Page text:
Dire warnings
of post-traumatic stress disorder are
no help to Canadian soldiers

As Canadian soldiers prepare to return to Afghanistan, the military is being warned that troops face a terrible risk. "I know if I were a young woman [seeking to serve in the military] right now I'd be scared to death," says Deborah Grey, the Canadian Alliance defence critic. "I don't know that it's worth the risk," she adds.

Grey's not talking about a bullet or even about biological, chemical or nuclear attacks but rather about the psychological devastation that imperils warriors and peacekeepers alike.

Apparently she believes Andre Marin, the Ombudsman for the Canadian Forces who a year ago this week released his report and immediately went, with post-traumatic stress disorder (PTSD) poster boy, Retired General Romeo Dallaire, to the nation's airwaves warning the country about the devastating effects and the Force's lack of sympathetic concern for the emotionally wounded.

According to Marin's Special Report, "PTSD is an operational hazard that is a fact of modern peacekeeping missions." To support this conclusion, he provides survey numbers and anecdotal opinion suggesting that the prevalence of PTSD is nearly 20 per cent of those in uniform and 50 per cent of Reservists. He adds that this is "only the tip of the iceberg" because many sufferers don't realize or won't admit that they're casualties.

This report was sparked by a complaint from Corporal Christian McEachern that he and others diagnosed with PTSD are treated unfairly by the military.

McEachern was charged in 2001 with drunken driving and assaulting a police officer after he drove his SUV into the Edmonton Garrison. In his trial before the Alberta Court of Queen's Bench, his lawyers argued that his psychiatric injuries caused him to act in an "automated state" during his driving rampage.

Although Justice Doreen Sulyma rejected the defence and, on Feb. 7, gave him a conditional sentence, she accepted that he was sick and she credited McEachern with having drawn attention to the risk of PTSD arising from military service.

In McEachern's case, he claims that his problems stem from having helplessly watched attacks on civilians while posted in Uganda and then been chastised and discriminated against in the ranks. Dallaire's PTSD problems have been similarly connected to his time in Rwanda when, as head of the UN peacekeeping mission, he could not intervene in genocidal attacks on the Hutus.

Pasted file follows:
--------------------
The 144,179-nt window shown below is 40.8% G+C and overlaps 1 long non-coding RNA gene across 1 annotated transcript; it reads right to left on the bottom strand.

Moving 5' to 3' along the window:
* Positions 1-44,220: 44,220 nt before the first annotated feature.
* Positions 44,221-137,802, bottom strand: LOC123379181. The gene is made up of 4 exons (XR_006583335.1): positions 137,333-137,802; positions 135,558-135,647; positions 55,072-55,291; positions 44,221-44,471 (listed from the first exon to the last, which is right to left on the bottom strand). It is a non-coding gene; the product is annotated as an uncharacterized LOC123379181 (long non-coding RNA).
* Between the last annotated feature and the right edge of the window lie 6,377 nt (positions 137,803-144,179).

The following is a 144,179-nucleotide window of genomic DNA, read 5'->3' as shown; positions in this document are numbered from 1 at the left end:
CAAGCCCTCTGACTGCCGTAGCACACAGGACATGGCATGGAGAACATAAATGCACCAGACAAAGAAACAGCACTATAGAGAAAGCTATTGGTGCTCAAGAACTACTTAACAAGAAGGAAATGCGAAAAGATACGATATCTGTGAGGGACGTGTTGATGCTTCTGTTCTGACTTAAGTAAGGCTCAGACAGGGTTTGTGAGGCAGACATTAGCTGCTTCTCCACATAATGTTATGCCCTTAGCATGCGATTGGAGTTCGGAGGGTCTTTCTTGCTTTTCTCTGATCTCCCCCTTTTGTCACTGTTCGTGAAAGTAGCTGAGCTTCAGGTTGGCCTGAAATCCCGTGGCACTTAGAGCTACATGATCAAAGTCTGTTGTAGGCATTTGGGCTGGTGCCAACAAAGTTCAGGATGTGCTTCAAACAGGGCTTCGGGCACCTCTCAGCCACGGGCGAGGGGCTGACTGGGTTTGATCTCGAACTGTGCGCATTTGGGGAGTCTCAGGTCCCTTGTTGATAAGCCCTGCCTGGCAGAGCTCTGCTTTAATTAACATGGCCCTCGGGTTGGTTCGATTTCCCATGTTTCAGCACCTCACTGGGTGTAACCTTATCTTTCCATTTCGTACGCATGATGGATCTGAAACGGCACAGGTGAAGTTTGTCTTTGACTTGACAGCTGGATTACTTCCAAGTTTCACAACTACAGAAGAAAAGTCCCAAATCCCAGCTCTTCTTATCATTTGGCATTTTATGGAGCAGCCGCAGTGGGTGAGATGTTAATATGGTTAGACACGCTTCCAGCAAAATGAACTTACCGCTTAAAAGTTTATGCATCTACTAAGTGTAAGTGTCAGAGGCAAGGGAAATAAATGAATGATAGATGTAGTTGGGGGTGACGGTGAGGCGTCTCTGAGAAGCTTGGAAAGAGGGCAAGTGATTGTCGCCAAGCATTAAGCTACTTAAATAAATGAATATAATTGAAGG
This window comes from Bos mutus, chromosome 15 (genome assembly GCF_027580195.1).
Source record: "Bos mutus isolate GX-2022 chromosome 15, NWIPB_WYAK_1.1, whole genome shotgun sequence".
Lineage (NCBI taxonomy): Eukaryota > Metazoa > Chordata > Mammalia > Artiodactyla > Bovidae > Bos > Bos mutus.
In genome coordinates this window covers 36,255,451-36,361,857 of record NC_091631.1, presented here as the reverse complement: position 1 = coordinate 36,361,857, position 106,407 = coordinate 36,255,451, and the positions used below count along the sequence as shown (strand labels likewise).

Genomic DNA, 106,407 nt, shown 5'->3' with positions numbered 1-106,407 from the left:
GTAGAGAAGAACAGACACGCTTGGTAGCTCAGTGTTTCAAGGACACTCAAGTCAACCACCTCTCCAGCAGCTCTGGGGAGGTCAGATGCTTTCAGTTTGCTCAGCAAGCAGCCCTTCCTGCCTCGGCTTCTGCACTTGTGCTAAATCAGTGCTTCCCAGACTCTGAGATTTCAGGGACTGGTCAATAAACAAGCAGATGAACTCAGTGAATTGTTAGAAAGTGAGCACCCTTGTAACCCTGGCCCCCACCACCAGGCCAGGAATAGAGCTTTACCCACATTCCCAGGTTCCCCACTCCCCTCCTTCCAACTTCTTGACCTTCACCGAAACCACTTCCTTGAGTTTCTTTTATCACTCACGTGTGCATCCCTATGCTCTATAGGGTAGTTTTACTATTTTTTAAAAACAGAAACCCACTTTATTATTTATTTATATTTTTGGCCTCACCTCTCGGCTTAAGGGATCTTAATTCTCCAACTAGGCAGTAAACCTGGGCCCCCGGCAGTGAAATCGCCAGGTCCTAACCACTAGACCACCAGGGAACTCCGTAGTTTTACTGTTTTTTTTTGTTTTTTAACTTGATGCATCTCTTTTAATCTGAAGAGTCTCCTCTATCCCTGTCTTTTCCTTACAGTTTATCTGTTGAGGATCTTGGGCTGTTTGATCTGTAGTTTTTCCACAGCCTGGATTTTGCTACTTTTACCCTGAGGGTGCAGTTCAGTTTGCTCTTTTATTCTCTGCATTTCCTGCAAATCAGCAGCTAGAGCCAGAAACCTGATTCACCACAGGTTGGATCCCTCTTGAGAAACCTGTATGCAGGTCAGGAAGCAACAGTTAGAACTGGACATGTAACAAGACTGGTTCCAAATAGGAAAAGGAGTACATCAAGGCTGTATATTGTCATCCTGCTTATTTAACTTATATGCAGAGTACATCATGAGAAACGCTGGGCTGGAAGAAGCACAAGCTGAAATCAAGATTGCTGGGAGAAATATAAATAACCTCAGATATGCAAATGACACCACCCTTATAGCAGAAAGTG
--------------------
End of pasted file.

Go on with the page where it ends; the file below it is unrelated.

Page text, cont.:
Psychological evils of war are nothing new. From the First World War, when medics struggled to get shell-shocked soldiers back to the front line, to the treatment of battle fatigue and combat stress along the battlefronts of the Second World War and the Korean War, the military has been dealing with the emotional toll on soldiers.

But what is disturbing now is the effort to psychiatrize the military -- the effect of which is to turn such problems into illnesses and soldiers into patients. Last November, in an update to his report, Marin went so far as to declare that "PTSD is one of the most significant enemies of the soldier that there is" -- pretty strong language in this era of Saddam Hussein and Osama bin Laden.

Those heading for Afghanistan may well face ugly experiences, horrific injuries or even death, but what Marin, and now Grey, are sounding the alarms about is psychiatric illness. After all, PTSD is one of the many disorders listed in the Diagnostic and Statistical Manual, the American Psychiatric Association's codex of mental illnesses. So, by claiming that a huge proportion of returning soldiers will be suffering from PTSD, what they're really saying is that war turns soldiers into psychiatric patients.

In describing his life since Rwanda, Dallaire told a CBC interviewer that it involves "a continuous exercise by the psychiatrist in trying to build the right state so that [I am] stable enough to permit the therapist to work with [me]."

"War is hell," General Sherman once said. There's no denying it, but if half of those who return from the barbarism of war risk becoming psychiatric invalids, what's the point?
Dire predictions of PTSD only serve to focus soldiers' attention on feelings and to stir up fears of impending emotional disability. The challenge now for our fighting men and women is to stay focused on the mission -- the real enemy in front of them and not the bogeyman of PTSD that hovers behind them.

Our military needs to strengthen its troops to face war and death and the very natural reactions of fear and even terror. It doesn't need the progressive psychiatrization that weakens our fighting force and turns soldiers into psychiatric patients whose orders come from doctors rather than generals.

February 24, 2003 Pg. A13

by Dr. Tana Dineen, The Vancouver Sun